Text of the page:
For first time ever, US facing scrutiny of UN Human Rights Council
The United States will come under the spotlight at the UN’s top human rights assembly’s for the first time over the coming week along with other countries that face scrutiny by the Human Rights Council.
The 12-day session of the 47 member council starting on Monday will include regular “universal periodic reviews” of 16 members of the United Nations, including the United States on November 5.
Several dozen non governmental organisation are expected to lobby the debate on the US human rights record, while Washington will also defend its record.
Some 300 US civil liberties and community groups in the US Human Rights Network on Monday called on the Obama administration to bring “substandard human rights practices” in the United States into line with international standards.
The United States only agreed to join the Council in May 2009, after the Bush administration had shunned the body which replaced its similar though discredited predecessor, the UN human rights commission, in 2006.
The Network produced a 400-page report criticising “glaring inadequacies in the United States? human rights record,” including the “discriminatory impact” of foreclosures, “widespread” racial profiling and “draconian” immigration policies.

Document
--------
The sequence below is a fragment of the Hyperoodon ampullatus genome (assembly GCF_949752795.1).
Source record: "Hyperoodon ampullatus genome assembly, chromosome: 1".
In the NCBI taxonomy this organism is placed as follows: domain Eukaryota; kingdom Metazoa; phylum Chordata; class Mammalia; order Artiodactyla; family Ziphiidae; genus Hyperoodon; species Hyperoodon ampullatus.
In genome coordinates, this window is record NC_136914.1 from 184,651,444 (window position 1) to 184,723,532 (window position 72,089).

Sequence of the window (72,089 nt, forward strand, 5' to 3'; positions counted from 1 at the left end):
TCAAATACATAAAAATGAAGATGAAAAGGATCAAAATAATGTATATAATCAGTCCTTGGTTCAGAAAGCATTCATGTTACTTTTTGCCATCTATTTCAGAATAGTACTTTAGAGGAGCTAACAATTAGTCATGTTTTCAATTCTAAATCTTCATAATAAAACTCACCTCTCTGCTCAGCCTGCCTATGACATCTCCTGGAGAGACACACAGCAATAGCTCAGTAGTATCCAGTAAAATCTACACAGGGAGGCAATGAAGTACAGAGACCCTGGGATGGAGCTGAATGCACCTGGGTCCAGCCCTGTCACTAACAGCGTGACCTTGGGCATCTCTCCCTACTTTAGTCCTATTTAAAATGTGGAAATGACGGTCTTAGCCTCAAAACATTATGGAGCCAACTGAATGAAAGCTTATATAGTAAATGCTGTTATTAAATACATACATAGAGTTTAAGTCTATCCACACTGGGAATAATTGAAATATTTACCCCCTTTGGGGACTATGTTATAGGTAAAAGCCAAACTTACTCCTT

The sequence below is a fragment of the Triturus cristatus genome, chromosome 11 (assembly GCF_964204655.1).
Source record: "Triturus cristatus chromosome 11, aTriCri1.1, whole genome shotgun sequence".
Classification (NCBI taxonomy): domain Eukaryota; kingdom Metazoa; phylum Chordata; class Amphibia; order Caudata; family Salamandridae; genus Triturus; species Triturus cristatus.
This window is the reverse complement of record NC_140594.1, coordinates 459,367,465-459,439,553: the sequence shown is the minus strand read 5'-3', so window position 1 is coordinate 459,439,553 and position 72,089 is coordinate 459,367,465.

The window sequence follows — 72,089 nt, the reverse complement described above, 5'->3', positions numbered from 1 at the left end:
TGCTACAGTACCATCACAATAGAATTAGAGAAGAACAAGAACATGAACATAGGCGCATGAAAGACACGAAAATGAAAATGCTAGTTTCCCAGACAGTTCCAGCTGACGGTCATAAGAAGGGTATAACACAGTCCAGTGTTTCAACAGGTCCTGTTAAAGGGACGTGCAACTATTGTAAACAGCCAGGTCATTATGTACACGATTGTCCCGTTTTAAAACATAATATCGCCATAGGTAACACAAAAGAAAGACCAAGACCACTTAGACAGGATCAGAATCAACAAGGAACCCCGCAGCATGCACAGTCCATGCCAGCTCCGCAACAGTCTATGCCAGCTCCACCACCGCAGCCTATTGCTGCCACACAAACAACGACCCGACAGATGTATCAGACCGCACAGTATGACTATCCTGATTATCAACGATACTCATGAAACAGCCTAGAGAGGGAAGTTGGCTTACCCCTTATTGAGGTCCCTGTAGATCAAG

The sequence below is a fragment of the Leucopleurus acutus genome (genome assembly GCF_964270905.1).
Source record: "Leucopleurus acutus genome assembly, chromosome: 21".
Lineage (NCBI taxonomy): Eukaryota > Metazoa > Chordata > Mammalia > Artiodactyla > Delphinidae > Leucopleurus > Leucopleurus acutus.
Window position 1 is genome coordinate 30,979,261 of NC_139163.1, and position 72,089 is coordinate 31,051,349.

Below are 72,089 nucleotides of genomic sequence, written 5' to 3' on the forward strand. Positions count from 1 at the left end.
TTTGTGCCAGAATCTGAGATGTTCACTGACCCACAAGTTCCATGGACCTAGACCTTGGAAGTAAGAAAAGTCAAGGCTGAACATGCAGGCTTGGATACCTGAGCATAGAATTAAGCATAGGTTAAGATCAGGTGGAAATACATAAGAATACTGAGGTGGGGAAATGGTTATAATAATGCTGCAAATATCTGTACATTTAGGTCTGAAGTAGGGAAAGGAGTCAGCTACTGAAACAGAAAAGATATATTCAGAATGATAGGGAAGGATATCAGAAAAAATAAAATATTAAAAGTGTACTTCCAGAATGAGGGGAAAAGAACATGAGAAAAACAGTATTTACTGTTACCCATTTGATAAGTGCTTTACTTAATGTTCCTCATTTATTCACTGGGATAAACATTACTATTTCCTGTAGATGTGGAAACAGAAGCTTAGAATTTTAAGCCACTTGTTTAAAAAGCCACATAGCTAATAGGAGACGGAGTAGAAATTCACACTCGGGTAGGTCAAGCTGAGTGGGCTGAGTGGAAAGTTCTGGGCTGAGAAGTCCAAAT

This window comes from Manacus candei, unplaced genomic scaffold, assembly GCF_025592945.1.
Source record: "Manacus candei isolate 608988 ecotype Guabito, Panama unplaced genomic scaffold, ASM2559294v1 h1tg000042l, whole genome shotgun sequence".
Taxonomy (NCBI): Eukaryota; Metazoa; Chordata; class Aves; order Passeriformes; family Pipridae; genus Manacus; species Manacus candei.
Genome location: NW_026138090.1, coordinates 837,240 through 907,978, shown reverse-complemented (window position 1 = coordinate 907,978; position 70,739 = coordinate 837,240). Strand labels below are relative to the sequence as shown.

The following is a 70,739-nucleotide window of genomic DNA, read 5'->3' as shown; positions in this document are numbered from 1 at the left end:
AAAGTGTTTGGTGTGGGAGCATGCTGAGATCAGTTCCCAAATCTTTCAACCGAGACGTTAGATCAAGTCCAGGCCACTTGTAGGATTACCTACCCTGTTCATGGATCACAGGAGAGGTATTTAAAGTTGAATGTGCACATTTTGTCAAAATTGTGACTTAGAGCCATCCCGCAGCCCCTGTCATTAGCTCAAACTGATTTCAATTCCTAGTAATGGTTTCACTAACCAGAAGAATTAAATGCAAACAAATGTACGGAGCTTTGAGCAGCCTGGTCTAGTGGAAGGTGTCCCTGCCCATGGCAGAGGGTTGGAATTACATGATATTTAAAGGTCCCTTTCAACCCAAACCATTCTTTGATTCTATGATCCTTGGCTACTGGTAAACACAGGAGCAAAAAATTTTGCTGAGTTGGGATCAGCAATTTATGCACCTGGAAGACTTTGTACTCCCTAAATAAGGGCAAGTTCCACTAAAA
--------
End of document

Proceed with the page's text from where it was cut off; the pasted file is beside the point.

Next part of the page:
“Advocates across America have not only documented substandard human rights practices which have persisted in the US for years, but also those that reflect the precipitous erosion of human rights protections in the US since 9/11,” said Sarah Paoletti of the Network.
The United States has also faced widespread criticism by UN rights monitors in recent years over its handling of terror suspects and suspected torture, while concern over the conduct of wars in Iraq and Afghanistan has been revived in recent months with “Wikileak” reports on leaked confidential documents.
The other UN member states scheduled for review in this Council session will be Andorra, Bulgaria, Croatia, Honduras, Jamaica, Liberia, Libya, Lebanon Malawi, Maldives, the Marshall Islands, Mauritania, Micronesia, Mongolia, and Panama.
Each public, four-year, review is based on a report by the country, a compilation of non governmental organisation assessments and a one day debate with comments by its peers. No action is taken.